by Leonard Bishop
I believe Mother’s Day is a maudlin time, and phony. A celebration of money-spending sponsored by greedy business people. If we don’t offer our women esteem all the days we are with them, then a battery of gifts on that particular date will not produce endearing emotions. But fortunately for all mothers, that is only my attitude. On my wife’s crowded calendar, Mother’s Day is circled in violent red.
It is a menacing holiday. Recognize Mother’s Day as important, meaningful, and be generous with the gift–or else!
Until I began shopping odors for my wife, there were no differences between the smell of Chanel #5 and a spray for armpits. Celia would always urge me to cultivate a “sense of aroma.” I would shrug, “Come off it, Babe. My buck and a half after-shave smells just as good.” But because she enjoyed perfumes and essences and colognes, I worked at smelling and realized she was right. Thus, on Mother’s Day I always gift her with an aroma.
I went to the mall and nodded to the middle-aged woman behind the perfume counter. “I want some oh-D-Cologne for a Mother’s Day gift.”
Her mouth pursed prissily as she re-pronounced the word, “Cologne. Any particular name?”
I winked, “Just bring some out and I’ll sniff them.”
She smiled, “We’ll begin with Passion.” Her voice trembled with sincerity. How quaint, she was thinking, even uncouth guerrillas bring gifts to their hairy mates.
The woman handed me a vial shaped like a fawn. I jammed down the nozzle like I would a can of insect repellent. I gagged and began sniffling. Some people glared at me for bringing my contagious virus into their area. I gasped, “It’s too foreign. Smells like rinsed spaghetti. This is for a beautiful woman, not some frump with great buttocks!”
She kept bringing up figurine bottles with names like Ravishing, Enchantress, Seduction. Failure was making her mean. She sprayed them at me as though using poison gas. “This is pleasing,” she said. “And lovely.”
It made me belch. I wanted to lick the sticky film from my nose. “It’s not blithesome enough. I want a scent to satisfy a mischievous, jocular, kittenish temperament.”
The sounds in her throat were like suppressed curses. Though she glared at me, I could sense her beginning fright. The day had been windy and my hair was splattered across my brow like a witch’s wig. I had not taken my riboflavin caplets and there were sores on the corners of my mouth. I had spilled some coffee and lots of catchup on my T-shirt that boldly announced, “Writers do it on paper.” When I become intense, I hunker over and my voice growls.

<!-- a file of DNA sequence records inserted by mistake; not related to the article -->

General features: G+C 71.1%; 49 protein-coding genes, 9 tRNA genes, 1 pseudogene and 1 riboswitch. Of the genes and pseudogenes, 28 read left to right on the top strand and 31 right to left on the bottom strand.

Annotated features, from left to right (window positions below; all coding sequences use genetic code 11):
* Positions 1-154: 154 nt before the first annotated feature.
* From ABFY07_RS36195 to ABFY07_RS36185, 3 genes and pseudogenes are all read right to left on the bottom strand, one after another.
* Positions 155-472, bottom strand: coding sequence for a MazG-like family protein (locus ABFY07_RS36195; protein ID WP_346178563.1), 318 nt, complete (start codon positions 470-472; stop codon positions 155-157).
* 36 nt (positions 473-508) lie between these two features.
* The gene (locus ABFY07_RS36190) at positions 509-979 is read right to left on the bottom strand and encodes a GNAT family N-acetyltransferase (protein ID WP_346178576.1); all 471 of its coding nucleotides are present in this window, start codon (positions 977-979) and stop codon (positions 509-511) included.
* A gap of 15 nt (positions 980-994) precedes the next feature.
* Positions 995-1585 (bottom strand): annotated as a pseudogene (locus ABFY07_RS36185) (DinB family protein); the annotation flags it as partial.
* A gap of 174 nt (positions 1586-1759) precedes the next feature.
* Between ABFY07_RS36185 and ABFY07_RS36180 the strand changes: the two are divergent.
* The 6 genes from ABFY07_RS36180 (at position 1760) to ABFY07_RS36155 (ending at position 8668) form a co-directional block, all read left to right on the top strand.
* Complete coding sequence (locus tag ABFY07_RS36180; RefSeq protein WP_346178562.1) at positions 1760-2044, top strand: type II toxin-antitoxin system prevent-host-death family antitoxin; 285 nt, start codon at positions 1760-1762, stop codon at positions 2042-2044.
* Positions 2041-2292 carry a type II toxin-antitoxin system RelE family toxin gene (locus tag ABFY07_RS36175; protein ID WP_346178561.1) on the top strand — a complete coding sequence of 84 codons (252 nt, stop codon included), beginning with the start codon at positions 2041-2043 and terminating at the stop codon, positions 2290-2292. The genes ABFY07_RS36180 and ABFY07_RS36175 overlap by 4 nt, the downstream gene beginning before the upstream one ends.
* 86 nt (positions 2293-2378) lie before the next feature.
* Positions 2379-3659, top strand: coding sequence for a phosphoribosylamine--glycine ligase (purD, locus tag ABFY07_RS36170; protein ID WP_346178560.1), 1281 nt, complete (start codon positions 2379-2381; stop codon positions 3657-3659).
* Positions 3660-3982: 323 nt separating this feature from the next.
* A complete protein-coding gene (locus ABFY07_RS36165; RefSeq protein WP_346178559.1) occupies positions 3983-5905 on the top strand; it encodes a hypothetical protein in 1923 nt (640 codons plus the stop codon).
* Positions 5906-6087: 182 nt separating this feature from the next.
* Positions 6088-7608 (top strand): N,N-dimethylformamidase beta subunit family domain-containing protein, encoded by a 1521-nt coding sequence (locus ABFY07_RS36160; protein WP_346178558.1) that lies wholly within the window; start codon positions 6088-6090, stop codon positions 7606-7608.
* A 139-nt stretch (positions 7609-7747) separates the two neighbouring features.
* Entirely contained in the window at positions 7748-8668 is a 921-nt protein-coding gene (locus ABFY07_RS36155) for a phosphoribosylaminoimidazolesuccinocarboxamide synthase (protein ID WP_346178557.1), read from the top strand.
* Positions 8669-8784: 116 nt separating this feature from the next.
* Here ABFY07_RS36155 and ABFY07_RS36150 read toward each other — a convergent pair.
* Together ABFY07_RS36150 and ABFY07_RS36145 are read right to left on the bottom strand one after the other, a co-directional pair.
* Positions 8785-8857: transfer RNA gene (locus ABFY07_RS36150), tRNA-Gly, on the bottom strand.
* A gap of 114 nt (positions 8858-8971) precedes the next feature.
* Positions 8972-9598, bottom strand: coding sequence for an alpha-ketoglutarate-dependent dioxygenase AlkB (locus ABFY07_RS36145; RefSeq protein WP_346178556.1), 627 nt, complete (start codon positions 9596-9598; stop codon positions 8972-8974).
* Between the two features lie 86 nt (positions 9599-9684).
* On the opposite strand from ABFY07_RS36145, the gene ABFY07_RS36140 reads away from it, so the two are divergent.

The woman began moving away from me and I hunched after her as she sprayed me from odd-shaped the vials. I kept saying, “No. It’s not buoyant enough. My wife bubbles with frivolity.” Or “No. It isn’t ambrosial, the bouquet doesn’t linger.” Or “That’s religious with incense. I want the aroma of intrigue, a disposition of fantasy.”I was becoming annoyed and my neck swells and varicose veins bulge on my skin when I’m annoyed. I breathe hard and spit begins to pop from my lips. I was becoming dizzy with the fumes of colognes.
The woman clenched her mouth and squinted meanly, then strode to the counter and opened a dark and squeaky drawer. She moved as though cleaning away cobwebs. She drew out a circular bottle and thrust it at my face and aimed.
“Yes!” I shouted. “Yes!” I inhaled deeply. “Yes. Fragile with sentiment–it’s spellbinding and lusty!” The woman glowed with achievement. When she told me the cost I nearly fainted. But it was Mother’s Day–a holiday for expensive sacrifices.
I was teaching a private class in “Writing the Novel.” When I entered the room, the three students who disliked me tittered nastily. One whispered, “Just smell him. He’s finally come out of the closet.” I ignored the implication and taught the class, hoping no one handed me a corsage when it was over. I was glad to leave and get home.
It was 11 PM when I entered the house. I moved into the bedrooms to check if all was right. Luke was asleep, so was Celia. As I turned toward the kitchen, she suddenly sat up and shouted with shock and anger, “What have you been doing–where have you been?”
Cleverly, I said, “Huh?”
She yelled, “You smell like the Lithuanian bordello!”
I shook my head, mumbling, “No, Babe. No.” I quickly thrust the wrapped bottle at her. “I had to sample what I bought. Here’s your Mother’s Day gift, a little early.”
She tore open the wrapping and grinned and began dabbing some on her wrists and neck. She closed her eyes and purred, “Pre-eminent, incandescent, scintillating, truly distinguished. The clerk who sold it to you had exceptional taste.”
Now, I was becoming angry. I had almost been suffocated to death getting her a Mother’s Day gift–and what was she hiding from me that allowed her to know what a Lithuanian bordello smelled like?
©2013 the estate of Leonard Bishop
(first published May 22, 1988 the Manhattan Mercury)